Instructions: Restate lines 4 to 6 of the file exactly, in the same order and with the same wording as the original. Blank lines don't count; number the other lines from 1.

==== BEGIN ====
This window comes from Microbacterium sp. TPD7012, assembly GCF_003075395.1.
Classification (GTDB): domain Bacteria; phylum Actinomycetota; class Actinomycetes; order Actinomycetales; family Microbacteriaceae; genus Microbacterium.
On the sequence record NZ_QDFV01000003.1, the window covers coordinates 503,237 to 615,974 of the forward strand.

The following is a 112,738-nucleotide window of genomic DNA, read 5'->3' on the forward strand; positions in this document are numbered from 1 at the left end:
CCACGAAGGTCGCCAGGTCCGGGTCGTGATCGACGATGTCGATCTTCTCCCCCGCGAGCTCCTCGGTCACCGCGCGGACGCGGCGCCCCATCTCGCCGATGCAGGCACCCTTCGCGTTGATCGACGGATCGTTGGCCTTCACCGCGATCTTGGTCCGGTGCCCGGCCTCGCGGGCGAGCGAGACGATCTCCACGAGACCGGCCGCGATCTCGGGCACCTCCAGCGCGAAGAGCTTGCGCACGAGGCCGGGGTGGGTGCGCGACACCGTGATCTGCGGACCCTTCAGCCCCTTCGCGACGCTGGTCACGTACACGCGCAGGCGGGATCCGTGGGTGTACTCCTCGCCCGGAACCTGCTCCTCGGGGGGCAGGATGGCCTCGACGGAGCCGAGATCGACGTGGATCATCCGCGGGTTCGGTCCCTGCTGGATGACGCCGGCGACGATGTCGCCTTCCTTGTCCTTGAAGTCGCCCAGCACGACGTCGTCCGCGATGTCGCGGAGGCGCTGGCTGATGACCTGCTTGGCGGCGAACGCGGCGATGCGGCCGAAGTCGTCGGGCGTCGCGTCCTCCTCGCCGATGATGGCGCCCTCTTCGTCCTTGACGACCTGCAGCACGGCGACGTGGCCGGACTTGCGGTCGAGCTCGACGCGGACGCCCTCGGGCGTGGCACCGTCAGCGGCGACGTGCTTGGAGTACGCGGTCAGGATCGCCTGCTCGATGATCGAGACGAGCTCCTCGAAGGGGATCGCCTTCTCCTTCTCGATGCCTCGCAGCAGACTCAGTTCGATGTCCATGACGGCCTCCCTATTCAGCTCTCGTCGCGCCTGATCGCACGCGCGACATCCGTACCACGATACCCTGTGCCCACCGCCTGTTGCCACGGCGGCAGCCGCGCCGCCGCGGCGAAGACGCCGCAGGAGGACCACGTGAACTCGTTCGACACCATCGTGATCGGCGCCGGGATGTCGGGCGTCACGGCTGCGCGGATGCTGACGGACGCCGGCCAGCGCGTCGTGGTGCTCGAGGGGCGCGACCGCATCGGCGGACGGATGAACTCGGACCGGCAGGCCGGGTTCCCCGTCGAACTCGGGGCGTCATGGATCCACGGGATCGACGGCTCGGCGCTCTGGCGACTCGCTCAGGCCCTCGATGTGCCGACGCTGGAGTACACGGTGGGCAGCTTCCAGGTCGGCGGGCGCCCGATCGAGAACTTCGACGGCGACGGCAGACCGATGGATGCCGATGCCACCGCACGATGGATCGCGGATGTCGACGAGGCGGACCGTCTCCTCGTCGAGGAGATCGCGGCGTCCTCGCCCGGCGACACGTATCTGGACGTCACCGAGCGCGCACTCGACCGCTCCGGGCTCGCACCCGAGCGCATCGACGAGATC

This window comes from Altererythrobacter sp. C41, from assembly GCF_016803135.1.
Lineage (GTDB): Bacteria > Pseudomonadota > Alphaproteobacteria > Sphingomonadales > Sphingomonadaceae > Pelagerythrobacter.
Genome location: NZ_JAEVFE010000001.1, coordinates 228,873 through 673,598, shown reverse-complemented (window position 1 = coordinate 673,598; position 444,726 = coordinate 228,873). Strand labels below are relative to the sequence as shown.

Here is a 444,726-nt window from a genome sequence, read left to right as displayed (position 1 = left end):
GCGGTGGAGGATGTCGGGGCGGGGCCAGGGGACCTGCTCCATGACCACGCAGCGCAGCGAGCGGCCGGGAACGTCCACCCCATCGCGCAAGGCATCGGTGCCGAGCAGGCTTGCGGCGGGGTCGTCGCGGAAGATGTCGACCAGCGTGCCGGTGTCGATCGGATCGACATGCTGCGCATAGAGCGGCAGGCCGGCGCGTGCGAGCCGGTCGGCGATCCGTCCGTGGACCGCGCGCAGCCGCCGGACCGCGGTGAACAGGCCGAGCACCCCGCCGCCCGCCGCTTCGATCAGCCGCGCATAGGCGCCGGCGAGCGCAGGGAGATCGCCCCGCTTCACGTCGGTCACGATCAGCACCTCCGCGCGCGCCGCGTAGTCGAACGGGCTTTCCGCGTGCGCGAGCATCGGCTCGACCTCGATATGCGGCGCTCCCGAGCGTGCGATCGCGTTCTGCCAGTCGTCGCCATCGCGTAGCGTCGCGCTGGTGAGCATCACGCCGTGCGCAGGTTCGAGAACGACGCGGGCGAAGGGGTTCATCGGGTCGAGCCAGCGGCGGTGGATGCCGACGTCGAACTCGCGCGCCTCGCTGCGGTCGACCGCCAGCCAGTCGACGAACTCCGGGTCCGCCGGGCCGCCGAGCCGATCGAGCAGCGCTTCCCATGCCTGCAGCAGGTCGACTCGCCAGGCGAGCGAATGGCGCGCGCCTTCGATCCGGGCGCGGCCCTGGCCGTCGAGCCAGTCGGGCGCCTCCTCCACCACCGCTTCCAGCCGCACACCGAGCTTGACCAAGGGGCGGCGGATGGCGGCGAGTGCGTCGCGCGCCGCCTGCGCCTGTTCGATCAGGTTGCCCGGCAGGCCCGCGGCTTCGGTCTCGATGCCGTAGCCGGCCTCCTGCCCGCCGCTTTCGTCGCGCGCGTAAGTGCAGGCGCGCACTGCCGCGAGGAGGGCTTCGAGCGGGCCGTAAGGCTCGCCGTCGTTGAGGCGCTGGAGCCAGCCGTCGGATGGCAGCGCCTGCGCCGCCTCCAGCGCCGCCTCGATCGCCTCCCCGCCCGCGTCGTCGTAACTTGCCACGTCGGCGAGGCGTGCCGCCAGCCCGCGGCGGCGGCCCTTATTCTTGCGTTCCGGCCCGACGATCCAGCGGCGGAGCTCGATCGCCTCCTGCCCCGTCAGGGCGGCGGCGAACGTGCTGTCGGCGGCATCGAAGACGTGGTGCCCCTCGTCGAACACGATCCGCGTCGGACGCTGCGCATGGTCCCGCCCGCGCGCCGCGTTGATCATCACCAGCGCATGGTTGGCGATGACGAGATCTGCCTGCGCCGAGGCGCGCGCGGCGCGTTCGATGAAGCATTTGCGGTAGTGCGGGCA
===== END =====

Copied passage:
The following is a 112,738-nucleotide window of genomic DNA, read 5'->3' on the forward strand; positions in this document are numbered from 1 at the left end:
CCACGAAGGTCGCCAGGTCCGGGTCGTGATCGACGATGTCGATCTTCTCCCCCGCGAGCTCCTCGGTCACCGCGCGGACGCGGCGCCCCATCTCGCCGATGCAGGCACCCTTCGCGTTGATCGACGGATCGTTGGCCTTCACCGCGATCTTGGTCCGGTGCCCGGCCTCGCGGGCGAGCGAGACGATCTCCACGAGACCGGCCGCGATCTCGGGCACCTCCAGCGCGAAGAGCTTGCGCACGAGGCCGGGGTGGGTGCGCGACACCGTGATCTGCGGACCCTTCAGCCCCTTCGCGACGCTGGTCACGTACACGCGCAGGCGGGATCCGTGGGTGTACTCCTCGCCCGGAACCTGCTCCTCGGGGGGCAGGATGGCCTCGACGGAGCCGAGATCGACGTGGATCATCCGCGGGTTCGGTCCCTGCTGGATGACGCCGGCGACGATGTCGCCTTCCTTGTCCTTGAAGTCGCCCAGCACGACGTCGTCCGCGATGTCGCGGAGGCGCTGGCTGATGACCTGCTTGGCGGCGAACGCGGCGATGCGGCCGAAGTCGTCGGGCGTCGCGTCCTCCTCGCCGATGATGGCGCCCTCTTCGTCCTTGACGACCTGCAGCACGGCGACGTGGCCGGACTTGCGGTCGAGCTCGACGCGGACGCCCTCGGGCGTGGCACCGTCAGCGGCGACGTGCTTGGAGTACGCGGTCAGGATCGCCTGCTCGATGATCGAGACGAGCTCCTCGAAGGGGATCGCCTTCTCCTTCTCGATGCCTCGCAGCAGACTCAGTTCGATGTCCATGACGGCCTCCCTATTCAGCTCTCGTCGCGCCTGATCGCACGCGCGACATCCGTACCACGATACCCTGTGCCCACCGCCTGTTGCCACGGCGGCAGCCGCGCCGCCGCGGCGAAGACGCCGCAGGAGGACCACGTGAACTCGTTCGACACCATCGTGATCGGCGCCGGGATGTCGGGCGTCACGGCTGCGCGGATGCTGACGGACGCCGGCCAGCGCGTCGTGGTGCTCGAGGGGCGCGACCGCATCGGCGGACGGATGAACTCGGACCGGCAGGCCGGGTTCCCCGTCGAACTCGGGGCGTCATGGATCCACGGGATCGACGGCTCGGCGCTCTGGCGACTCGCTCAGGCCCTCGATGTGCCGACGCTGGAGTACACGGTGGGCAGCTTCCAGGTCGGCGGGCGCCCGATCGAGAACTTCGACGGCGACGGCAGACCGATGGATGCCGATGCCACCGCACGATGGATCGCGGATGTCGACGAGGCGGACCGTCTCCTCGTCGAGGAGATCGCGGCGTCCTCGCCCGGCGACACGTATCTGGACGTCACCGAGCGCGCACTCGACCGCTCCGGGCTCGCACCCGAGCGCATCGACGAGATC

This window comes from Altererythrobacter sp. C41, from assembly GCF_016803135.1.